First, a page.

1: Can BrightSource Energy’s John Woolard do anything wrong?
BrightSource Energy’s chief executive was a deal-making machine in October, notably gaining a $300 million investment by NRG Energy in the Ivanpah solar project and inking a partnership with French company Alstom to build power plants in Europe, the Middle East and North Africa. The company also won approval from the U.S. Bureau of Land Management for the 392-megawatt Ivanpah project in California an accomplishment that not long ago seemed like it might elude the company in the face of opposition from conservationists. As other superstars of green energy have faded Solyndra, in particular, has drastically scaled back its ambitions Woolard is moving projects forward, finding funding and looking even further afield, to Australia and South Africa, for friendly markets. Woolard told G.E.R. in June, Everybody in our company has built power plants and assets before and understands what it takes. He’s proving it.
Google began its venture into green energy years ago by investing in a few choice companies a mere toe dipped into the vast ocean of the energy industry. The early investments were followed up with direct funding for projects and power purchase agreements. Then, in October, the Moguls of Mountain View plunged into the deep blue sea by supporting the development of a 6-gigawatt electric transmission line that would stretch from New Jersey to Virginia and bring energy created by offshore wind turbines to the shore.
Google has reportedly invested tens of millions a pittance for the search giant in the early-stage development project with private equity firm Good Energies and Japanese industrial group Marubeni. The project has a price-tag of $5 billion and would face enormous regulatory hurdles. But the point is that Google is still willing to dream big and think about the long-term energy needs of the nation at a time when the government itself has shied away from grand dreams of energy independence.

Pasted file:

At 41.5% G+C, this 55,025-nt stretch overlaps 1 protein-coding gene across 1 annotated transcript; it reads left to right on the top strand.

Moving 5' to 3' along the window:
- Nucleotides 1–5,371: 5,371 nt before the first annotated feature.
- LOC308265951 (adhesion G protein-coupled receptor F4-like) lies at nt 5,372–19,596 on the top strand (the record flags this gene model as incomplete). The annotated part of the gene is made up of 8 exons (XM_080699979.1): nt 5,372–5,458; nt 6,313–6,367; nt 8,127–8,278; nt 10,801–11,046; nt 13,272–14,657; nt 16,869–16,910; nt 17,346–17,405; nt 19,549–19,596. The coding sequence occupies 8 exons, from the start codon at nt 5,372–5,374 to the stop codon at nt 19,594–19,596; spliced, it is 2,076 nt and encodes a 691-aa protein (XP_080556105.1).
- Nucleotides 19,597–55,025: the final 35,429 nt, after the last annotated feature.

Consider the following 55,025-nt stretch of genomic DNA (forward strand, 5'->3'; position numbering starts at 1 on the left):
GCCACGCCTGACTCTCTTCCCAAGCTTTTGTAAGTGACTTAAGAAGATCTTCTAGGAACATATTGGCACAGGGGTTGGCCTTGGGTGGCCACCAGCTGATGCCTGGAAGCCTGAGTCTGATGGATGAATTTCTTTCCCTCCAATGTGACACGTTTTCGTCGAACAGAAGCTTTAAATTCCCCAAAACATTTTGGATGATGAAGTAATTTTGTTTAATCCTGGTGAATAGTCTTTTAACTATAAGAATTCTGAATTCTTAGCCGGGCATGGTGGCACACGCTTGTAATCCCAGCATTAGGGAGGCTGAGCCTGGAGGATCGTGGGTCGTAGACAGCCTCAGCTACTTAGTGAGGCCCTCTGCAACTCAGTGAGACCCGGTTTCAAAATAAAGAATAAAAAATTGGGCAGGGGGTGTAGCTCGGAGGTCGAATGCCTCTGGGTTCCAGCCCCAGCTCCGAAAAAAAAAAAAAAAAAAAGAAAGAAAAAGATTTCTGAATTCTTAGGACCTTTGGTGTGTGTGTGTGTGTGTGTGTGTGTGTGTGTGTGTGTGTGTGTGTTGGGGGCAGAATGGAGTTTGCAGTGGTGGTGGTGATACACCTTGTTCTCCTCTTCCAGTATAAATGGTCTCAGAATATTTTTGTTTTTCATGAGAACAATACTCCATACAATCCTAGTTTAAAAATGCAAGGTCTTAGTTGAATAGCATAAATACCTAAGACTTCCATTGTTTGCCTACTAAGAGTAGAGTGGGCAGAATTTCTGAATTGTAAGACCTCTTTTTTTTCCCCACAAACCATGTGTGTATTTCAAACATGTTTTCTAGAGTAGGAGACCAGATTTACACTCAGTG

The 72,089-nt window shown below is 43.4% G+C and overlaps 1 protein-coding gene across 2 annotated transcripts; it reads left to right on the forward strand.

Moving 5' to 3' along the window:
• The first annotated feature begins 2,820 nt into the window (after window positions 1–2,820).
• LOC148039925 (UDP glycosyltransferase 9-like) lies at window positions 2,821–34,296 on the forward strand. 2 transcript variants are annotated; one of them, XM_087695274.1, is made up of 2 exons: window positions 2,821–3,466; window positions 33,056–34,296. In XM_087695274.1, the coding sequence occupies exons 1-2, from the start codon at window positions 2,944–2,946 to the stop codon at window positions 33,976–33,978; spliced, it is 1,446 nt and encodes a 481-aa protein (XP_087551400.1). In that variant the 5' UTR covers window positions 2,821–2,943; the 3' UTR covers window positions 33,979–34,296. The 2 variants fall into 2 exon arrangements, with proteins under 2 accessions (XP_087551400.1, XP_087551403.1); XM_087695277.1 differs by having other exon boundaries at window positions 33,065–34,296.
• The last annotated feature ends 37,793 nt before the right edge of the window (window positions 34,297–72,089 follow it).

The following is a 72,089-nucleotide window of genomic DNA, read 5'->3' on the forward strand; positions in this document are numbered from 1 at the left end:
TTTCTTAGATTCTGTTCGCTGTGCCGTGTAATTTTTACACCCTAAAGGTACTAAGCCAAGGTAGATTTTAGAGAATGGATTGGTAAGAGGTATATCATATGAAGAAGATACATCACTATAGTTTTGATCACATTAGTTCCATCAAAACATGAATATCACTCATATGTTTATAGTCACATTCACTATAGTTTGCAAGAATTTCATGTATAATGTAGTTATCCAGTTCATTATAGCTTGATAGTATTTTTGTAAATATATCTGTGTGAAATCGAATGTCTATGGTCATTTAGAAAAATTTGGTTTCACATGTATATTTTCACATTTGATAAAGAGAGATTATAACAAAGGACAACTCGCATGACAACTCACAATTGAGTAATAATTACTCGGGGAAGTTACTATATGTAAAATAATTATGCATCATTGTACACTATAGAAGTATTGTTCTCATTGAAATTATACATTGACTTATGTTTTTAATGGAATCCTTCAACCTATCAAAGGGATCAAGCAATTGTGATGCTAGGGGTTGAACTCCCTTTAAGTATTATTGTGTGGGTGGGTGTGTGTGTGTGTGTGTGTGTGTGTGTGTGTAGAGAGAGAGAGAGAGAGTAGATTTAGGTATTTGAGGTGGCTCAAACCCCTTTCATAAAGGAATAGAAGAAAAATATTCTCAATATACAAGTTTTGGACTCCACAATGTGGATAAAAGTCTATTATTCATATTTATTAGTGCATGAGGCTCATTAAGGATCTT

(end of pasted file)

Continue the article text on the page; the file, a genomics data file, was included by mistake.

3: Enel, First Wind and the struggling green IPO market
It’s been a rough month for clean energy companies seeking to raise funds on public markets. Enel Green Power’s long-awaited IPO ended up raising just short of $2.6 billion ($3.5 billion), far less than then $4.9 billion it had at one point said it could raise. Enel actually fared better than Boston-based First Wind. The wind farm developer outright canceled its $300 million IPO. First Wind CEO Paul Gaynor pulled the plug on the share offering rather than sell them at a steep discount. The struggle for renewables reflects the fact that they are quite capital-intensive, in a world that is capital-constrained, and face regulatory uncertainty, Robert Clover, alternative energy equity analyst at HSBC said. Add ongoing low natural gas prices and uncertainties over the future of key U.S. subsidies and one can understand why these days green IPOs are struggling.
Everyone loves a comeback and so it is the case with BP, which was, not long ago, the world’s greatest corporate villain. The oil major has a long way to go before it bounces back from the Macondo oil well disaster but steadily building its renewable energy portfolio is a sure way to get back some of its green cred. When BP’s wind power unit lined up funding for the 250-megawatt Cedar Creek II wind farm project it was certainly a step in the right direction. BP, as we wrote last month, is one of the few companies that can make large green energy projects happen. And despite receiving some bad PR for their green energy moves, notably relocating a solar manufacturing plant from the U.S. to China, the company has been steadily investing in renewables. Hopefully, it will continue.
5: Mauricio Quintana, Clipper Windpower